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Just as earthly as elevated

create contemporary and minimalist sculptures with which I create peace, strength and joy. Balance for the world and for myself. Apparent simplicity, which does not lose its magic.

I look for shapes that feel right. Shapes that are just as earthly as elevated.

I name my sculptures, a title is restrictive for me. A name comes from your subconscious mind and is almost always appropriate. You feel it, but you cannot dissect it clinically. With everything in my life I notice that my subconscious mind and the symbolism associated with it plays a major role.

Another thing that often appears in my designs is a masculine energy that wants to manifest. An energy that stands for doing my own thing, being able to focus, putting something in the world and having a healthy self-esteem without having to be perfect… This is very liberating for me and gives me a lot of pleasure. Funny that afterwards I keep discovering that I also accidentally incorporated a feminine aspect into every creation, which confirms to me that you can never separate the truth from its specific context.

Before I started to make art, especially my feminine side was in the foreground. By making sculptures my masculine and feminine sides are in balance. That makes me a complete person.

Because I am 'different', or difficult to frame, -I have a character full of contradictions in all areas-, I know what it is like not to fit in and also how valuable it is to to feel the freedom that is necessary to take that freedom at a certain point in your life, to dare to be yourself. To feel equal, without having to be similar.

I am extremely grateful for the climate in the country where I live, where we have a lot of freedom. This gives you the opportunity to find your optimal happiness and functioning level. Suppression of race, gender, religion, sexuality, emotions and diversity… as a person and society you get a disproportionate amount of problems in return. So if there's one thing I want to plea for, except for balance, it’s for freedom and equality.

The practical side

There are two kinds of sculptors; the vast majority of them chop away, and work from the outside in, and you have the kind that builds up, which actually works from the inside out. I am a builder, and after sketching an idea I start with clay to complete the design. Then follows a full-size prototype of aerated concrete. I make a mold of silicones with a support cap of plaster reinforced with glass fibers. I cast the sculpture in an environmentally friendly acrylic resin, which I color through and through with pigments. Then the real work begins. Filing and sanding until the silhouette and light refraction are perfect from every angle. At that point the sculpture comes to life and then I choose the name.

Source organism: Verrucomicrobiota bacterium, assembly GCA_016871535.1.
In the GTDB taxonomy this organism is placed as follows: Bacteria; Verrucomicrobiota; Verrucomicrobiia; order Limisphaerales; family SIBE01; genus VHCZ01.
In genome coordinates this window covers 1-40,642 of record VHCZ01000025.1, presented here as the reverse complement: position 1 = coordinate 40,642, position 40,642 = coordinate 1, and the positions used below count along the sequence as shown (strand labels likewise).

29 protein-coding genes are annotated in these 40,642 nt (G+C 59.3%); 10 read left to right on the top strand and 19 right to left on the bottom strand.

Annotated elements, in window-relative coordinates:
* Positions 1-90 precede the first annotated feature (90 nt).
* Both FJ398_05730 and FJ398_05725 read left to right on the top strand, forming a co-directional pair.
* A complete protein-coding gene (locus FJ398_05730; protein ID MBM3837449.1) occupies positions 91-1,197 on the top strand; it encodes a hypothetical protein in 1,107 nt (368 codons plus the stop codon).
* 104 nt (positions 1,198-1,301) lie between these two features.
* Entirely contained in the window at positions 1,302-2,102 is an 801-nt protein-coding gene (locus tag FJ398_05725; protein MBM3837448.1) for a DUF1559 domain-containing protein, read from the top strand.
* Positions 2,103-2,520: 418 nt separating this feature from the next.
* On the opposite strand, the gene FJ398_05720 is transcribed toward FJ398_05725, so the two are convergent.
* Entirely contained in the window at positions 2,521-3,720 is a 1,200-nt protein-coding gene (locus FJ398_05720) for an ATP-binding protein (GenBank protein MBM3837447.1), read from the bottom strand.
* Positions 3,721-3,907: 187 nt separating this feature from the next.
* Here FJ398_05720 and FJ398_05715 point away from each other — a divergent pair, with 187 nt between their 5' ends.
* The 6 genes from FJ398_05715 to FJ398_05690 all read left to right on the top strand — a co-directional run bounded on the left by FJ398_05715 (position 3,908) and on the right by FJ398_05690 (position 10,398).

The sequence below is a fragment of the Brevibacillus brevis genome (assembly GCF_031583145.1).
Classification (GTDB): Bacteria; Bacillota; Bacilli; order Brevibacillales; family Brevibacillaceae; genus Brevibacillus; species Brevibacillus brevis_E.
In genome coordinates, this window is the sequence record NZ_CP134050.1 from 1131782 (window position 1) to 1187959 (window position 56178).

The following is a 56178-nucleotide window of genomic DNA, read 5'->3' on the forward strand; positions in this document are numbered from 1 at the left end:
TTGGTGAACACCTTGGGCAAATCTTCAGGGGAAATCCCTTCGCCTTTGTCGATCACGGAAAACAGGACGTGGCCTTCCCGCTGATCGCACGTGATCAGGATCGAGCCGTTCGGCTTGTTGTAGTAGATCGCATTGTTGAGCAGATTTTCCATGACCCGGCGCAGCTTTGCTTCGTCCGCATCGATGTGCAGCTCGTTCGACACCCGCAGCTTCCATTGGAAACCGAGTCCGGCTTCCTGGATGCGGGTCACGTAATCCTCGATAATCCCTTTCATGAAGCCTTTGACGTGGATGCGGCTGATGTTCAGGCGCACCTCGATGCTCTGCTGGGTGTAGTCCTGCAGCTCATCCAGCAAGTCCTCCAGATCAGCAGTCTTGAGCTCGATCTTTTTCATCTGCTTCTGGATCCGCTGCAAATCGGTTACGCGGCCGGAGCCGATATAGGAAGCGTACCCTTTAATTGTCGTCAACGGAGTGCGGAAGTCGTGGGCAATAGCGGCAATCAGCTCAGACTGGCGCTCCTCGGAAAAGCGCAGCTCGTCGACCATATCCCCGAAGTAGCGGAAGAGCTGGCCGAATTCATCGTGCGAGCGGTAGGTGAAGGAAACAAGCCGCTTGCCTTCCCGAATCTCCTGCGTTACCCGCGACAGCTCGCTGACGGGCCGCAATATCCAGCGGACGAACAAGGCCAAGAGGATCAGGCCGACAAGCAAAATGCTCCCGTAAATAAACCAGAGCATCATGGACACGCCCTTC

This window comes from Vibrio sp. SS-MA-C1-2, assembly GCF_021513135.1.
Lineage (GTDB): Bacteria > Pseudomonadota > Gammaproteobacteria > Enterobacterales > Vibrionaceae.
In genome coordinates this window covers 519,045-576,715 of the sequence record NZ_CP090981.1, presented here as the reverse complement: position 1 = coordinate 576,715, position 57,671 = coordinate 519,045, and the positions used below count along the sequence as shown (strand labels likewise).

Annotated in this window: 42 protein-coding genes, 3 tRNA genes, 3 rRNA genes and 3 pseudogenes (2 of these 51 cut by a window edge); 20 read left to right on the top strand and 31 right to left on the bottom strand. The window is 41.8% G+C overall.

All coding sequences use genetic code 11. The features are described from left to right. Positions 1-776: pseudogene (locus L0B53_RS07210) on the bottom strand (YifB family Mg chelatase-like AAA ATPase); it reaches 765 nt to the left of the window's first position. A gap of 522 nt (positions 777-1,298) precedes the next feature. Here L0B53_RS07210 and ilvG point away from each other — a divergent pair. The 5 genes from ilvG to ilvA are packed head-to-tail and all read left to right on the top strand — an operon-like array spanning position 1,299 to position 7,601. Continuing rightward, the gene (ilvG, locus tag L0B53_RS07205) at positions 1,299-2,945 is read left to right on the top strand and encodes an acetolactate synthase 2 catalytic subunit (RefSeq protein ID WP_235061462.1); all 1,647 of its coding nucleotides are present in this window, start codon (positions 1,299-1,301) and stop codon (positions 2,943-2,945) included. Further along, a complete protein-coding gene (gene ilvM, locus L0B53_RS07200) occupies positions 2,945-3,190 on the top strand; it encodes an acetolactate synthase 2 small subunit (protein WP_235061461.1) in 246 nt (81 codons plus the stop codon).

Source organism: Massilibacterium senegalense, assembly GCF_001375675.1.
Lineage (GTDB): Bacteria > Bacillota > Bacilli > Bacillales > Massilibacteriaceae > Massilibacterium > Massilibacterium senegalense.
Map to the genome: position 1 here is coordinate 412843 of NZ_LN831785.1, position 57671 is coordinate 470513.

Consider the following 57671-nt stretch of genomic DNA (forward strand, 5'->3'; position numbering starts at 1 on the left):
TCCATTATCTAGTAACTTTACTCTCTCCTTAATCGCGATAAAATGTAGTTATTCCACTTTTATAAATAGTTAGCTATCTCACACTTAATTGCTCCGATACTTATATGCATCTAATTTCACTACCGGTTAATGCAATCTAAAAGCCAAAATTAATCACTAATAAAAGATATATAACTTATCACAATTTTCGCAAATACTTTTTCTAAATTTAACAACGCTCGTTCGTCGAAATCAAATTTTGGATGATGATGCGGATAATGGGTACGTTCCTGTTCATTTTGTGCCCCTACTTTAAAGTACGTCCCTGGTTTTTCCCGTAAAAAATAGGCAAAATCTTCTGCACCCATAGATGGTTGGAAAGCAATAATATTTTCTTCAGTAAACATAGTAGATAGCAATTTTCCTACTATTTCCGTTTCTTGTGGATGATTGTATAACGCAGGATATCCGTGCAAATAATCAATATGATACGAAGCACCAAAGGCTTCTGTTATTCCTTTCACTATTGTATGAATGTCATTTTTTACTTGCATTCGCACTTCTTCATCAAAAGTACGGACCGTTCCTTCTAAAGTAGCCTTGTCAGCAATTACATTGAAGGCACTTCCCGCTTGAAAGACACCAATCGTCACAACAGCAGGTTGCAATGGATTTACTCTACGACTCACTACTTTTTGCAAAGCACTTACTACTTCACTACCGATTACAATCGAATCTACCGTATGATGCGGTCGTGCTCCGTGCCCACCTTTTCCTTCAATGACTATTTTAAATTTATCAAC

The unique pieces, mainly wall sculptures, are made by hand without the use of a mould. The images that I do cast, I cast in a modest edition. An edition of 4, 6 or 8 pieces, each in its own color, so that each image is unique.

The birth of my sculptures

As a child, beauty could take my breath away. I wanted to grab it, collect it, do something with it. I had the feeling that it went in on one side and that it had to come out on the other, otherwise I would pop. For example, in the forest in the Dutch artist village Bergen where I grew up, I took beautiful things home with me, which invariably turned ugly when I took them out of context and then withered and lost their colors. Beauty was food for the soul, but also frustration. I was a sensitive girl with a strong will, who drew every day, invented a lot, undertook and organized a lot and liked to get dirty. At school, where a lot of time was spent on artistic development, it was invariably said that I would later become an artist.

The older I got, the more I learned to let go, and had to let go. And the more I let go, the more often beautiful things arose. Art was no longer what I came up with, but what just came from within. Any other work I did took a lot of energie, but creating art just enriched my energy. From room and relaxation I naturally arrive at that vibrant mystery where my shapes come from. It is such a funny experience to see images come up like the bubbles in my champagne. I just "swipe" through my mind until I see and taste a shape that is right and tasty. And then it is very cool to notice that a strong, own signature is rolling out there. Then comes the creative process, which is wonderfully technical, practical and physical. But if you ask about the idea behind my art, then I have to remain liable for the answer. An idea is what you come up with. My art comes from my subconscious mind. My art, that’s me.

Beauty no longer houses impossibility, but is now a free form of happiness that makes me a whole person.

What brought me here

  • My great love and observant eye for beauty. And at the same time my deep dislike for clutter.

  • The power that drives me to develop myself positively by always questioning myself and the world with curiosity and doing something with it.

  • After a creative and enterprising youth, having made a career choice that brought me nothing, over the years I experimented in different art fields and found my true essence in creating sculptures.

  • My path of life: a warm and alternative home, growing up on the Oude Hof in Bergen, a wild childhood, a neat gray job, two beautiful children, a divorce, a great love and his death. All of this has helped me to get where I am now starting: with a new great love at my side, finally giving myself and my art the right to exist.                                                                                                                                                                                                    


(Start artist practice, October 2020)

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